Project Management

A project manager is a specialist who manages the project as a whole: communicates with customers, sets priorities, plans and tracks tasks, and organizes problem solving. If a product is being developed, a project manager is responsible for each individual project as part of the overall strategy. The strategy is the responsibility of another specialist, the product manager.

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The main goal of the project manager is to ensure that the customer's idea is fulfilled within the promised time frame and within the budget.


Job responsibilities

  • Negotiate with clients, collect requirements 
  • Participate in the selection and approval of the project team
  • Analyze risks 
  • Create a roadmap of a project
  • Prioritize and assign tasks, track the status of issues
  • Approve deadlines and monitor their compliance 
  • Maintain project documentation (contracts, technical specifications , reports, etc.) 
  • Coordinate team members, distribute the workload 
  • Motivate the team, manage conflicts if necessary
  • Present results to the customer at all stages of the project, discuss and approve prototypes, demos, etc.


Skills

  • Effective management skills, knowledge of management theory
  • Knowledge of development management methods: Scrum, Kanban, Waterfall, and others 
  • Risk management
  • Budget management
  • Knowledge of project management software (GanttPRO, Asana, Active Collab, Trello, Hygger, Monday, sometimes Jira) 
  • Understanding of the software development lifecycle of web and mobile applications 


For a PM, soft skills are very important:

  • Communication
  • Multitasking
  • Time management
  • Leadership skills
  • Ability to listen to the team
  • Critical thinking
  • Problem solving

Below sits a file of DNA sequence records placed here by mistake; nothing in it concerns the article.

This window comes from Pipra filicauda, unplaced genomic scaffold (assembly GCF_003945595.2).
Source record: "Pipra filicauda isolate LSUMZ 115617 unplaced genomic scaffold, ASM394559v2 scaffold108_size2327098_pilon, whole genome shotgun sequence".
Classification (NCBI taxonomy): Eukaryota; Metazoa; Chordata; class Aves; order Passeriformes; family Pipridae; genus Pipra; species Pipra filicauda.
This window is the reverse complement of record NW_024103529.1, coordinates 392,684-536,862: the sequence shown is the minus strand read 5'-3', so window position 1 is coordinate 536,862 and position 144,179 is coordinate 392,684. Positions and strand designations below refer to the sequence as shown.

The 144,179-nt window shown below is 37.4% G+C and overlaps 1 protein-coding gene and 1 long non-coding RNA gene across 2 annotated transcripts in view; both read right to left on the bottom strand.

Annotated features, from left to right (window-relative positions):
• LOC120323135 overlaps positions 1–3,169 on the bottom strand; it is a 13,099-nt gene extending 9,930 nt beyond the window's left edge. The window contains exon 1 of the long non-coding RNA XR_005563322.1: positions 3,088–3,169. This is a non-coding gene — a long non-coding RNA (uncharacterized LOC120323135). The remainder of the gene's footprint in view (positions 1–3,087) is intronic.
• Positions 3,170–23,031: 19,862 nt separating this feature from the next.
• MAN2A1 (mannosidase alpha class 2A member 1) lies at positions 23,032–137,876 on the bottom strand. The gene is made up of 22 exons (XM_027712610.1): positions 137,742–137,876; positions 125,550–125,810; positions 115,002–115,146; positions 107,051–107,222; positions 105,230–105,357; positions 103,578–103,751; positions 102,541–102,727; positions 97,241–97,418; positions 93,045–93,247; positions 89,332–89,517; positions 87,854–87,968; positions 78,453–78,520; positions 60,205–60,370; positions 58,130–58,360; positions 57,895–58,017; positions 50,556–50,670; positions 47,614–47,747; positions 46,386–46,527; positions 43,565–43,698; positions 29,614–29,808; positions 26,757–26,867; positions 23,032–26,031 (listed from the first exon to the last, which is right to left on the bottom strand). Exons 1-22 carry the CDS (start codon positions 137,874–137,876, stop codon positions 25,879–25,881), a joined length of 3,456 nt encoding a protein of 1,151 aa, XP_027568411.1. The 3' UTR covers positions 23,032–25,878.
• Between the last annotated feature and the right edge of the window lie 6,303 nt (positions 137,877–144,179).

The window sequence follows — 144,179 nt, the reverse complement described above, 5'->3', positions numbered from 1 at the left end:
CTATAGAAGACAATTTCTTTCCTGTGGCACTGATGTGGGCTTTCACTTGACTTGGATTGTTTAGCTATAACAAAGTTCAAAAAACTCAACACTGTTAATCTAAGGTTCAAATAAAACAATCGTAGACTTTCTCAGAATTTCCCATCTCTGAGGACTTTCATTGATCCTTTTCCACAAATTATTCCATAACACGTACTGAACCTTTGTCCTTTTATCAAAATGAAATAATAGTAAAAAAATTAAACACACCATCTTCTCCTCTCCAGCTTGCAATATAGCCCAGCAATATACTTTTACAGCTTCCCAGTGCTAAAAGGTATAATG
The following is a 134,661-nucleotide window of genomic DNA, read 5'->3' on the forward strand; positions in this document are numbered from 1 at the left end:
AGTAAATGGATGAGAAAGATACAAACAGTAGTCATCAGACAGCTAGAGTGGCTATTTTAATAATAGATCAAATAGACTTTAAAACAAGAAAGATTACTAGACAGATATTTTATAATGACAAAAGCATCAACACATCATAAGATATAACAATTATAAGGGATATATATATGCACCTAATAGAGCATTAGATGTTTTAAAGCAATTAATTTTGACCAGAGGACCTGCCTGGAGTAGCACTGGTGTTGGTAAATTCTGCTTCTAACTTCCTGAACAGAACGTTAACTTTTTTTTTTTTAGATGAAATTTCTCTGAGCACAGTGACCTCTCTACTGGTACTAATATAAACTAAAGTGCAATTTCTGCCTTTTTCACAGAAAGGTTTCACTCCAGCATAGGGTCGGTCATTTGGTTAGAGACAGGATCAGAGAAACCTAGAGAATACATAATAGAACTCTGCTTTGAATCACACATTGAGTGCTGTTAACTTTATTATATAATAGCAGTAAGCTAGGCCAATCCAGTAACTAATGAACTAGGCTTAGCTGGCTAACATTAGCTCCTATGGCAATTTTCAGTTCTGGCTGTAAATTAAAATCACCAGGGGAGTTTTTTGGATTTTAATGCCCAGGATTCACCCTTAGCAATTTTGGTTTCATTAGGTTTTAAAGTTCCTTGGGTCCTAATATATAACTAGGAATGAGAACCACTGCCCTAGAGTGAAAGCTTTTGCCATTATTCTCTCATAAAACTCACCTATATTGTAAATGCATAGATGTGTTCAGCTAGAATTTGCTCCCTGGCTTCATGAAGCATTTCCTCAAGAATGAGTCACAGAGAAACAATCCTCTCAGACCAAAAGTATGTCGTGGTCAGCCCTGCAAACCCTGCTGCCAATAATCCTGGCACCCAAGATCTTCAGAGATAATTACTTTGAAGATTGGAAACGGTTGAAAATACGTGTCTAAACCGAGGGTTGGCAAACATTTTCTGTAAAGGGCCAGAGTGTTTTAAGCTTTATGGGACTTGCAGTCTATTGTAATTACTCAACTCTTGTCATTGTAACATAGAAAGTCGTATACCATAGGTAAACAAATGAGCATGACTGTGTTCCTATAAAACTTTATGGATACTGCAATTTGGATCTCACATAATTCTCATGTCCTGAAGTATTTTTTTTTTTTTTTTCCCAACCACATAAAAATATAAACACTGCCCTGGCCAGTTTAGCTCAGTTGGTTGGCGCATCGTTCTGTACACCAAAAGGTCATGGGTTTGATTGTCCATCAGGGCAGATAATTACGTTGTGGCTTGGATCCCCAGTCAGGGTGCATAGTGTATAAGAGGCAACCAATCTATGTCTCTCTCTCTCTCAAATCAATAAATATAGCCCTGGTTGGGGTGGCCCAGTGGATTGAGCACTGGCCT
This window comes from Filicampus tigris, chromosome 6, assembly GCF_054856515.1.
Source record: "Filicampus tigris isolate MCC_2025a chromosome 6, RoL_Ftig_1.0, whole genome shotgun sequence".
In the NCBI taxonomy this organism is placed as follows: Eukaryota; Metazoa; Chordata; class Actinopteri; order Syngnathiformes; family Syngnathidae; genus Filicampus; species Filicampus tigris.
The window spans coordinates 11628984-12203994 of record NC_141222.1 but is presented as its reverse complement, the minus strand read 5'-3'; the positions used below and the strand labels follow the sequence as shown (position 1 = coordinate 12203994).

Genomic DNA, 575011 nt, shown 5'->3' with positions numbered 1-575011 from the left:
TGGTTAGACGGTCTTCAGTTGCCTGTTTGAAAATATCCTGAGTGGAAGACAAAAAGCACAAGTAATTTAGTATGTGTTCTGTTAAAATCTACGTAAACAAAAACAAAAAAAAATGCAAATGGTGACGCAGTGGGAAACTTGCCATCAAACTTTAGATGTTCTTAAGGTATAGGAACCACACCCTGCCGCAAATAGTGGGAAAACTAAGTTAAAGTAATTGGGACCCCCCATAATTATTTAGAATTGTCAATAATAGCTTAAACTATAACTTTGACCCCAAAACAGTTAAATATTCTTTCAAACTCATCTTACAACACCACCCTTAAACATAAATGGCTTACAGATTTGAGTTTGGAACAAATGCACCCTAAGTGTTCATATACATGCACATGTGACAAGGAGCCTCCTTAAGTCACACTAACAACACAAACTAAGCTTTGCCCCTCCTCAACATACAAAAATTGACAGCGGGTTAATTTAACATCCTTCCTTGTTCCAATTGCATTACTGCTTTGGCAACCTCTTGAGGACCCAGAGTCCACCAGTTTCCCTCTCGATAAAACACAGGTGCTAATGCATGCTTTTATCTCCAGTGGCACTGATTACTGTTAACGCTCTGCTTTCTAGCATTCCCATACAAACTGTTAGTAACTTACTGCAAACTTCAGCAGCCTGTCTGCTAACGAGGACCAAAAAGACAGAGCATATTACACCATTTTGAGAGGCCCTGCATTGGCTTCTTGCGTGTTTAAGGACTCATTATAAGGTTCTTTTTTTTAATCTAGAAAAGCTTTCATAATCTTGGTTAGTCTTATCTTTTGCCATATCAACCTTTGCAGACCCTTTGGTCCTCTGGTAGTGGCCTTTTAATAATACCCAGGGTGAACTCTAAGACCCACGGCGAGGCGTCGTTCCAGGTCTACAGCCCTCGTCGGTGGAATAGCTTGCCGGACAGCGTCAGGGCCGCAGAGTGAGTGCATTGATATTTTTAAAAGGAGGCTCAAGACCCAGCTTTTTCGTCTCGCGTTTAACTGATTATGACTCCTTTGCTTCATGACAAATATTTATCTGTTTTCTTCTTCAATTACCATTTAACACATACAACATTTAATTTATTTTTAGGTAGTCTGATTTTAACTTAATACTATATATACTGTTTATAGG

• Stress resistance 


These qualities are not easy to test in an interview – that's why employers usually prefer project managers with demonstrated experience in the position . For a project manager in IT, it's important to have at least a basic understanding of IT infrastructure and architecture, and knowledge of terminology.



FAQ

INDIGO Tech Recruiters collected the most common questions about project management specialists and prepared answers to them. Need more information? We will be happy to provide it to you.

1. Should I hire a project manager without technical skills?

In most cases, PMs without technical skills can cope with their tasks. However, it's important that they can, in the course of time, understand the technical terminology, IT infrastructure, and architecture. A person who is far from the digital world can fail to effectively interact with technical specialists, no matter how communicative they are . A project manager without technical skills may have difficulties creating technical specifications and planning projects (planning depends on the application architecture). But, in some teams, developers can help with these tasks.
You can. In small product companies, project management tasks often fall on the shoulders of the product manager , whose responsibilities are broader and cover the management of the entire product lifecycle rather than an individual project. In startups and small companies, the founders often operate as project managers, but it takes a lot of time and energy. In addition, in the case of lack of experience and necessary knowledge, PM functions are performed inefficiently, which negatively affects the project as a whole.
A project manager works on a specific project with a specific deadline and budget. A product manager is responsible for developing a product or service throughout its lifecycle. Work on a product consists of many projects. The responsibilities of product and project managers are different, although at some points they overlap (for example, the distribution of tasks, communication within the team and with customers) , but, even then, they relate to issues of different scope. The key KPIs also differ. For a project manager , success is determined by meeting deadlines and complying with budgets, while, for a product manager , it is determined by user-related metrics (engagement, retention, revenue).
Theoretically, in Scrum, everyone in the team is equal and you don't need a PM. The author of the development framework, Ken Schwaber, intentionally excluded this position from the team. But, in practice, the Agile and Waterfall methods are usually combined. Therefore, in real life, it's reasonable to hire a project manager . They take on such tasks as risk management, documentation, and communication with the client.